LAS VEGAS -- The Orioles arrived at the Winter Meetings with the imperative of increasing their depth and addressing their roster's glaring holes in the center of the diamond. They left having taken the initial steps toward doing both, as they acquired two middle infielders in Thursday's Rule 5 Draft.Baltimore
LAS VEGAS -- The Orioles arrived at the Winter Meetings with the imperative of increasing their depth and addressing their roster's glaring holes in the center of the diamond. They left having taken the initial steps toward doing both, as they acquired two middle infielders in Thursday's Rule 5 Draft.
Baltimore selected shortstop Richie Martin with the No. 1 overall pick, then it acquired infielder Drew Jackson in a trade with Phillies shortly after the draft's completion. Martin, the A's first-round pick in 2015, is a glove-first shortstop who enjoyed a breakout season offensively in '18. He was widely viewed as the top available talent in the annual auction.
Jackson, who was acquired for international singing bonus slot money, was originally plucked from the Dodgers' system earlier in the morning.
"These selections really strike what [general manager] Mike [Elias] has been talking about increasing the overall value in the organization, getting better and getting more depth," O's director of baseball operations Tripp Norton said. "Shortstops are a hole for us right now. … Acquiring Richie and Drew gives us options to look at in Spring Training in regards to our shortstop situation."
Martin and Jackson must remain on the Orioles' active roster all season, or else they will be offered back to their respective clubs for $50,000. Martin's selection came with an initial $100,000 cost for Baltimore.
It's a low-risk gamble for a team not expecting to contend in 2019, and one the Orioles decided was worth taking. Whether it's Martin or incumbent Jonathan Villar who gets the majority of the reps at shortstop is secondary -- the O's are focused squarely on compiling versatile, young players, and they were active during the Winter Meetings in doing so.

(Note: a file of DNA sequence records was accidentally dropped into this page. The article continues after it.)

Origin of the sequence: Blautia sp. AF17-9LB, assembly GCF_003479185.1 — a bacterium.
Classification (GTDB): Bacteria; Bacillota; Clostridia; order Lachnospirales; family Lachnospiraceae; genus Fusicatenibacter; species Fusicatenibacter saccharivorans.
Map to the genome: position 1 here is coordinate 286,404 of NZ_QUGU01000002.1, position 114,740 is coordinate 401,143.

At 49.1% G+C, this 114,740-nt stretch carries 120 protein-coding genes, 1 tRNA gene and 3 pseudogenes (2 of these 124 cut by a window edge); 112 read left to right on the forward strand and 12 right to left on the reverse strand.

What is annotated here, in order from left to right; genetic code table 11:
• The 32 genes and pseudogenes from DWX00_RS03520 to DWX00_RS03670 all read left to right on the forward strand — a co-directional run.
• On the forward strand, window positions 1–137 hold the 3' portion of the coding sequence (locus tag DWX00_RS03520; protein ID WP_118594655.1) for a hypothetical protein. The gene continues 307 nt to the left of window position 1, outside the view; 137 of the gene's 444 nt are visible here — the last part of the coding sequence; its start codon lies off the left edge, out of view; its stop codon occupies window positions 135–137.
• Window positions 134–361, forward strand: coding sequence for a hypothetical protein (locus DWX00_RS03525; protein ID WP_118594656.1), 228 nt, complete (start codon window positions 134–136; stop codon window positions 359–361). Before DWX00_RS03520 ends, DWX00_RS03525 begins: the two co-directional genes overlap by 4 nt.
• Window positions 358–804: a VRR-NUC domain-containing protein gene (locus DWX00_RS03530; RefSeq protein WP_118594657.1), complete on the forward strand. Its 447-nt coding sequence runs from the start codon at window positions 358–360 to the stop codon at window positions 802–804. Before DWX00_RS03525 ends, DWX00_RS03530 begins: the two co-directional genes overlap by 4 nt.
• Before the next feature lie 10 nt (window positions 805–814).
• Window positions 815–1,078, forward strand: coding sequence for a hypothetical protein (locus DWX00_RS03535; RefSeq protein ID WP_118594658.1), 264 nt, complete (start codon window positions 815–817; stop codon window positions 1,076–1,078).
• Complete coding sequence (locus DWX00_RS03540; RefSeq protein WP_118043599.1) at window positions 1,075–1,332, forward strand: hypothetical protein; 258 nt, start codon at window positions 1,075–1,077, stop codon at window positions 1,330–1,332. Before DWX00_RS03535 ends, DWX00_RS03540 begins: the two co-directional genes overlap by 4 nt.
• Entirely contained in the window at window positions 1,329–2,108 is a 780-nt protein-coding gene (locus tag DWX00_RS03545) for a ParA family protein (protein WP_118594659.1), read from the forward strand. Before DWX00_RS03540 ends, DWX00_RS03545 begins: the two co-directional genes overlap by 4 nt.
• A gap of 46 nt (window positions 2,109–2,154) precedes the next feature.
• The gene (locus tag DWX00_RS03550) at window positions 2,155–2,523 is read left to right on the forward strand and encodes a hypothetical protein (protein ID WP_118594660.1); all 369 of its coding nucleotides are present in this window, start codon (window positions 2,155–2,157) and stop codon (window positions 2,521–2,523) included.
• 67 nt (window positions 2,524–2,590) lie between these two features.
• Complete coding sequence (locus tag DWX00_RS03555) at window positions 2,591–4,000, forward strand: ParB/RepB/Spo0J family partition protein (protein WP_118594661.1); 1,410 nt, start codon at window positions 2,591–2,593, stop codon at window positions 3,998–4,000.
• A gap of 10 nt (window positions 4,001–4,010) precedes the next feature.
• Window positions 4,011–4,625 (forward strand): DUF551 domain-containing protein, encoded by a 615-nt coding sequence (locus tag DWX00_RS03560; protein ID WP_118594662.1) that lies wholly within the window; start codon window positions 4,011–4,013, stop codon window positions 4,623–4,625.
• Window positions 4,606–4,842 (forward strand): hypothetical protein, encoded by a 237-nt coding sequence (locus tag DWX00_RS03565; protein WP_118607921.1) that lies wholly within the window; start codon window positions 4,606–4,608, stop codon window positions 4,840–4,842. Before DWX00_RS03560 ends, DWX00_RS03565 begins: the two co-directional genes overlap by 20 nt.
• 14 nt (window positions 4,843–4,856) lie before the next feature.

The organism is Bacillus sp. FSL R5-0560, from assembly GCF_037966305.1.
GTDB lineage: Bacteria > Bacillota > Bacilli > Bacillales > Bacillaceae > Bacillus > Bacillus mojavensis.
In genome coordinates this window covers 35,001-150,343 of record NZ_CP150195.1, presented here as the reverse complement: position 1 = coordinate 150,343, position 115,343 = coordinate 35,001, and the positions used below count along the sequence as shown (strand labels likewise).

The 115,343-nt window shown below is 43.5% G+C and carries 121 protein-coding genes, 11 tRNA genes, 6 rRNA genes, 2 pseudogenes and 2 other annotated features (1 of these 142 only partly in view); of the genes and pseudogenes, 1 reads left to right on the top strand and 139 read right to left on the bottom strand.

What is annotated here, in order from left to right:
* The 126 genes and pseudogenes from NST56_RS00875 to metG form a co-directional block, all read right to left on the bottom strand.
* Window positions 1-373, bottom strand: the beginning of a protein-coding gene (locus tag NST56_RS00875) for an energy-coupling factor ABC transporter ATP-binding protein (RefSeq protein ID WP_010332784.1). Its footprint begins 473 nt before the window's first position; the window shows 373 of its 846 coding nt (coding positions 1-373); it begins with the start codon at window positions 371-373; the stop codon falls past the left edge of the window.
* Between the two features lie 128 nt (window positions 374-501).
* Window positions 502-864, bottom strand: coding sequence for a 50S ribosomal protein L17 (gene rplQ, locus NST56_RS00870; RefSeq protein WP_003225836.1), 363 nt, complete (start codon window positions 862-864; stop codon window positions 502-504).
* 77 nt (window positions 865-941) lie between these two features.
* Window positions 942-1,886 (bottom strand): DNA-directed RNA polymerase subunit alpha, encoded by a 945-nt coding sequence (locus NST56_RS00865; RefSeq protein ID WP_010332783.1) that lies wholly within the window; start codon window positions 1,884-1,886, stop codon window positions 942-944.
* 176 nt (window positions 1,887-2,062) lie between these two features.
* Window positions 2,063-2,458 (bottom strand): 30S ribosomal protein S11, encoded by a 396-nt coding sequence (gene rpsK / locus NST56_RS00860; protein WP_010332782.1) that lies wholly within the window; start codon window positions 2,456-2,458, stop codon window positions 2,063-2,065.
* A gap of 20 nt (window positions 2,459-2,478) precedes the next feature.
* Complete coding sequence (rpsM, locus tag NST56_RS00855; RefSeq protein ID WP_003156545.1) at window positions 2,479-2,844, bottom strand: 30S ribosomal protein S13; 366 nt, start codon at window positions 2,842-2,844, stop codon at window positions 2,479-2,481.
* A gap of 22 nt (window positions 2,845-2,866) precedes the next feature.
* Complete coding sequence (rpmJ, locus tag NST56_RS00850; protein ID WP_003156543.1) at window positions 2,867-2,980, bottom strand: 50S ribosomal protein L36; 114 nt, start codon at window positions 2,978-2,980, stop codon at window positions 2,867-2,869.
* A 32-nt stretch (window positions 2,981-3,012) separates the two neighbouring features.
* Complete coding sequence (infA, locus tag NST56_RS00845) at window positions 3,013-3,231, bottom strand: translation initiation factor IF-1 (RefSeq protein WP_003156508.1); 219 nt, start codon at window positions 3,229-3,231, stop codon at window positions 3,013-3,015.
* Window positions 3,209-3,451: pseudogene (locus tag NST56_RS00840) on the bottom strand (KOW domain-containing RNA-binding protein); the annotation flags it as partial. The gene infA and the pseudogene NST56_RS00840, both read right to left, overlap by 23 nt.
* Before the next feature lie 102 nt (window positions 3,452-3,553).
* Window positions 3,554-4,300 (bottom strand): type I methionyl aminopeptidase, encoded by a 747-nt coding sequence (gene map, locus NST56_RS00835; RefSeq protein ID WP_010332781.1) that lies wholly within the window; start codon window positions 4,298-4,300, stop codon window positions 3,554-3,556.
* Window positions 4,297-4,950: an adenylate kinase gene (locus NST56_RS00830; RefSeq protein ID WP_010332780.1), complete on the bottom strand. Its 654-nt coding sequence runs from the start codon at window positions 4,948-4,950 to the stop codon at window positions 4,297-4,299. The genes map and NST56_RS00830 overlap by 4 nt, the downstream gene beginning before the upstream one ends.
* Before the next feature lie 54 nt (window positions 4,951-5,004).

The Orioles fly east with three new infielders with the ability to move around, having also added Rio Ruiz on a waiver claim earlier in the week. Martin sprinkled in 21 games at second base last season, and he is seen as athletic enough to play anywhere on the infield.
"With Richie, we saw him as an above-average defender with plus range, with a plus arm at short and someone who can also move over to play second base," Norton said. "He had a resurgence offensively this year at Double-A. We view that as trending up."
The 23-year-old Martin hit .300 with a .368 on-base percentage in his second crack at Double-A Midland, where he also swiped 25 bases and hit 29 doubles and six home runs in 118 games. But that marked the first productive campaign at the plate for Martin, who hit just .235 over his first 915 professional at-bats. Those fairly recent struggles prompted the A's to leave their No. 12 prospect unprotected.
Jackson has played primarily at shortstop and second base during his career, but he has also seen time at third and center field. The Dodgers' No. 19 prospect per MLB Pipeline, Jackson hit 15 home runs with an .804 OPS this year at Double-A Tulsa, where he played mostly second. Norton compared him to former Orioles infielder Ryan Flaherty.
Baltimore also added right-hander Taylor Grover from the Reds in the Triple-A phase of the draft, where they lost four players: right-hander Jeffeson Mednia (selected by the Rangers), second baseman Corban Joseph (A's), first baseman Wilson Garcia (Indians) and outfielder Randolph Gassaway (Pirates). Baltimore's 40-man roster is now full.
Joe Trezza covers the Orioles for MLB.com. Follow him on Twitter at @JoeTrezz.